Multiverse STM: Looking for a Groovy Committer

April 10, 2010

One of the mission statements of Multiverse is to create a STM that can be used inside any JVM based language. We already have Scala integration available (although it needs some care) and since yesterday we also have someone responsible for integrating Multiverse with JRuby (welcome aboard Sai Venkat).

But it would be cool if we can add Groovy integration in the 0.5 release (in a week) so that it seamlessly integrates with Groovy. So we are looking for someone with Groovy experience, wants to experiment with STM technology and work on an Open Source project.

If you are interested, send a mail to alarmnummer at gmail dot com.

Multiverse and static instrumentation

April 9, 2010

Multiverse 0.4 relies on a javaagent if you want to seamlessly integrate it with the Java language. The problem is that javaagents suck in production environments, so that is why compiletime instrumentation is a logical next step. The biggest step was to redesign the instrumentation so that the same instrumentation can be used for the javaaagent and the static compiler. This was completed a few weeks ago. But the other step was to create a preinstrumented self contained multiverse jar using Maven so that the same jar can be used as agent, as compiler (jarjar rocks) and as library. After 1 day of struggling and some help of an ex colleague (thanks Silvester) I finally solved the last problems.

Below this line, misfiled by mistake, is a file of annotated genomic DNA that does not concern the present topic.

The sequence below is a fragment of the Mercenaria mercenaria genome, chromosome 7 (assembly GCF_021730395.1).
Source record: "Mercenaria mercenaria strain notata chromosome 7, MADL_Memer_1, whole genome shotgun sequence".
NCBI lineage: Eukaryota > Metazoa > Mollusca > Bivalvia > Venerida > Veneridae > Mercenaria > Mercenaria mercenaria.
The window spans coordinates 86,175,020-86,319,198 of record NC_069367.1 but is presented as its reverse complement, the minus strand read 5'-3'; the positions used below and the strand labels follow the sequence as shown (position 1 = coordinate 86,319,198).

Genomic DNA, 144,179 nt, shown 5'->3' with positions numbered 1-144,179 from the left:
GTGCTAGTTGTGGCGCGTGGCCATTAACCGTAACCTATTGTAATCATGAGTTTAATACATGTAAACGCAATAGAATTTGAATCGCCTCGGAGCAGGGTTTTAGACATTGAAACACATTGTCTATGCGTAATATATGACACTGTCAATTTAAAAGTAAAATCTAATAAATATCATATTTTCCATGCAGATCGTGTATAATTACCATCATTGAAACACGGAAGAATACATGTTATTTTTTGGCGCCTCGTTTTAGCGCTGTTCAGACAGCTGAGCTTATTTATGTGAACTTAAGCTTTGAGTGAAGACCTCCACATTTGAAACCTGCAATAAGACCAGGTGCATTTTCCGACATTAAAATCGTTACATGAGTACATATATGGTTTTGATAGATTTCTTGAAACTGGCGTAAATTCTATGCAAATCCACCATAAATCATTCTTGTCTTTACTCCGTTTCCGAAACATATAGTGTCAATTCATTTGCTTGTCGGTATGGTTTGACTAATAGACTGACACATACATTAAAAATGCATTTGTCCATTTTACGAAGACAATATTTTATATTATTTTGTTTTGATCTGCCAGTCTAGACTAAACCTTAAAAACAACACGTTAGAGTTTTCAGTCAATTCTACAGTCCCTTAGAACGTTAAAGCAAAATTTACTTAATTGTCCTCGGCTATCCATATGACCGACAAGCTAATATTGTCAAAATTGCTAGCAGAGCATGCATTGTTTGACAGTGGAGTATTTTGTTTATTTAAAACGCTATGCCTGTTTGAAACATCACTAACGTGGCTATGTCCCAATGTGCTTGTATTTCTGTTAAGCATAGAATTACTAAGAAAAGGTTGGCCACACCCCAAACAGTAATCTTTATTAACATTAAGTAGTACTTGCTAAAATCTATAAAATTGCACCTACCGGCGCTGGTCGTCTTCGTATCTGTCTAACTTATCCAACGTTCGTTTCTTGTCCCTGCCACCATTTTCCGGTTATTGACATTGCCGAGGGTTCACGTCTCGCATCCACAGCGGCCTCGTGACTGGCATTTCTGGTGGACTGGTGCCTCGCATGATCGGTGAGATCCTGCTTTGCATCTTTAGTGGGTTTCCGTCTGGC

So for the 0.5 release of Multiverse, expected next week, it is possible to do static instrumentation (which can be integrated into maven) and to combine this with the Multiverse javaagent (used from your IDE). Already instrumented classes can be mixed with the javaagent and instrumented classes are protected against repeated instrumentation.

Another advantage is that projects that don’t want to rely on instrumentation, but take a more programmatic approach (Multiverse 0.5 will contain a new Api for that as well) still can use the preinstrumented transactional datastructures provided by Multiverse:

  • 0.4: TransactionalLinkedList (also implements BlockingQueue and BLockingDeque)
  • 0.4: TransactionalArrayList
  • 0.5: TransactionalReferenceArray
  • 0.5: TransactionalTreeMap (also implements the ConcurrentMap interface).
  • 0.5: TransactionalTreeSet
  • 0.4: TransactionalThreadPoolExecutor (also implements ExecutorService)

In the 0.6 release more transactional datastructures will be added, and more performance optimizations on the existing collections are to be expected as well.

Multiverse and constructor optimizations